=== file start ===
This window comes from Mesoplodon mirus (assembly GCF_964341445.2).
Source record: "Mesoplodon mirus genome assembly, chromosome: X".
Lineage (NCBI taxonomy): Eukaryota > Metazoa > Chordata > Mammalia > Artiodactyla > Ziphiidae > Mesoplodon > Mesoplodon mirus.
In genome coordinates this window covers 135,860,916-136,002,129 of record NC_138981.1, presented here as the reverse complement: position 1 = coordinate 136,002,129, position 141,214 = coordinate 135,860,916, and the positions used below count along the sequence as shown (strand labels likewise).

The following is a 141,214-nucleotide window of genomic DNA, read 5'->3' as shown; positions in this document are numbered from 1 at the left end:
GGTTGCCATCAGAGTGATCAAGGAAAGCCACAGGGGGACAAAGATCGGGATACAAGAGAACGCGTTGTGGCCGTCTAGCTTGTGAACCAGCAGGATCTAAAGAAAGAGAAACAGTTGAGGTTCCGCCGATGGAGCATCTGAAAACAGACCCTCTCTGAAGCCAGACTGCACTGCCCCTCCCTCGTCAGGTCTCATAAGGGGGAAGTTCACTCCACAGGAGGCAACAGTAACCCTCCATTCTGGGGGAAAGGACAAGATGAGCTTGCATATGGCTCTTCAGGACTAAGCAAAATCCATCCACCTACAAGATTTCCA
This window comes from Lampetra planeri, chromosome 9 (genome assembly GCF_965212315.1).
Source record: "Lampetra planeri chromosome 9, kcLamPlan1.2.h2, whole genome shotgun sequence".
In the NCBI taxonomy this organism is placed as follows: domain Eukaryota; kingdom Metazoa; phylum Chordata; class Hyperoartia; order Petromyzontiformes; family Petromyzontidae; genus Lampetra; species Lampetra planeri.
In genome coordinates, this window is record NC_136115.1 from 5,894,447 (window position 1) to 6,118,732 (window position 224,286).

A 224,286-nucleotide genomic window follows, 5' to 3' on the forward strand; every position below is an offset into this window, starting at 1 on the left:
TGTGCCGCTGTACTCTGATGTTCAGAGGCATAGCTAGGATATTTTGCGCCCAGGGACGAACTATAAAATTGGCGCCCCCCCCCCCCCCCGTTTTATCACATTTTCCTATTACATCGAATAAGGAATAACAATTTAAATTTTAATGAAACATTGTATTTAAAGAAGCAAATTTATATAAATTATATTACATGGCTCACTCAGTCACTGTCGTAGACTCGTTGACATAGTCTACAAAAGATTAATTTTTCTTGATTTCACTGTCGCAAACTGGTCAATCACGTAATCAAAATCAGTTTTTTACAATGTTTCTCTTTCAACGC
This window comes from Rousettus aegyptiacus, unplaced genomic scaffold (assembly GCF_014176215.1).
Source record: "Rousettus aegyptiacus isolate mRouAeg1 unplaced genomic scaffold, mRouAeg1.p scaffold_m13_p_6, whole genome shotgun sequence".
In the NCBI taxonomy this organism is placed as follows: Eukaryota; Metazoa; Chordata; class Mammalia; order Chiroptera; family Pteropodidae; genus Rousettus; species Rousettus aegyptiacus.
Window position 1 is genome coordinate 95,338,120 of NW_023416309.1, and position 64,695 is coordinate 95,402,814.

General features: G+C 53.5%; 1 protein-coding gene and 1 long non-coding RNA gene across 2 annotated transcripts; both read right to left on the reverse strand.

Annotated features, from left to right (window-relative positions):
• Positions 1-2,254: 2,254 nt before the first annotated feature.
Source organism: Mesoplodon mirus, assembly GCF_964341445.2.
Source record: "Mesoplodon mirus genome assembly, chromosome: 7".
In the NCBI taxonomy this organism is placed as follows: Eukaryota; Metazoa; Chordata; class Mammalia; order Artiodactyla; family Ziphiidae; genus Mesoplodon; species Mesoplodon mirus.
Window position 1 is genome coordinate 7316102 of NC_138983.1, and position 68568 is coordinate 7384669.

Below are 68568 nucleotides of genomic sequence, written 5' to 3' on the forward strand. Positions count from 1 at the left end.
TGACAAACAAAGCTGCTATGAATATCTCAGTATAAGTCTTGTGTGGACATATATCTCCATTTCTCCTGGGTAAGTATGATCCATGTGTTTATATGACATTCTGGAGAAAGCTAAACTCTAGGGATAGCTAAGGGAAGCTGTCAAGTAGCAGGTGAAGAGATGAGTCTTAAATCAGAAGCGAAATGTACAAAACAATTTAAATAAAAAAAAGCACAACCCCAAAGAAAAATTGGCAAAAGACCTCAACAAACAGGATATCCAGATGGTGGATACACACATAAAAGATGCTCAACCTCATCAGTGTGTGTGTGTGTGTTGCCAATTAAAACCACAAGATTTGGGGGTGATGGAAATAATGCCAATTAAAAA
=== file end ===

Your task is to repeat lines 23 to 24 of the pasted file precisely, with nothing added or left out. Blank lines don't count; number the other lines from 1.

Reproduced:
Window position 1 is genome coordinate 7316102 of NC_138983.1, and position 68568 is coordinate 7384669.

Below are 68568 nucleotides of genomic sequence, written 5' to 3' on the forward strand. Positions count from 1 at the left end.